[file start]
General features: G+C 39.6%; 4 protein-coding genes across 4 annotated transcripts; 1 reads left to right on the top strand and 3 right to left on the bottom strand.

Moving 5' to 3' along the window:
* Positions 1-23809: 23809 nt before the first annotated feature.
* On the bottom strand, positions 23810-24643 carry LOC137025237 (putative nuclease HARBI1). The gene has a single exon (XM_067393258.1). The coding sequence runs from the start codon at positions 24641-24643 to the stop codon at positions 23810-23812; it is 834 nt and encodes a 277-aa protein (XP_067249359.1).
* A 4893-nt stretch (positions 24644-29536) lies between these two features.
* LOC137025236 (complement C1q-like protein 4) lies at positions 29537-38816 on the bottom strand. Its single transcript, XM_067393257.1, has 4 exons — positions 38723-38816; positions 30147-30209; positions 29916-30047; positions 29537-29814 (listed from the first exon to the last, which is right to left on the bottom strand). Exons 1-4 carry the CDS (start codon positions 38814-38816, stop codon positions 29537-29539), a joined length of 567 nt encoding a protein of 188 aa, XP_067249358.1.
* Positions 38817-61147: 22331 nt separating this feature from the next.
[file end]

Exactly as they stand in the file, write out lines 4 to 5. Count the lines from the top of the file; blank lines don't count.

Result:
* On the bottom strand, positions 23810-24643 carry LOC137025237 (putative nuclease HARBI1). The gene has a single exon (XM_067393258.1). The coding sequence runs from the start codon at positions 24641-24643 to the stop codon at positions 23810-23812; it is 834 nt and encodes a 277-aa protein (XP_067249359.1).
* A 4893-nt stretch (positions 24644-29536) lies between these two features.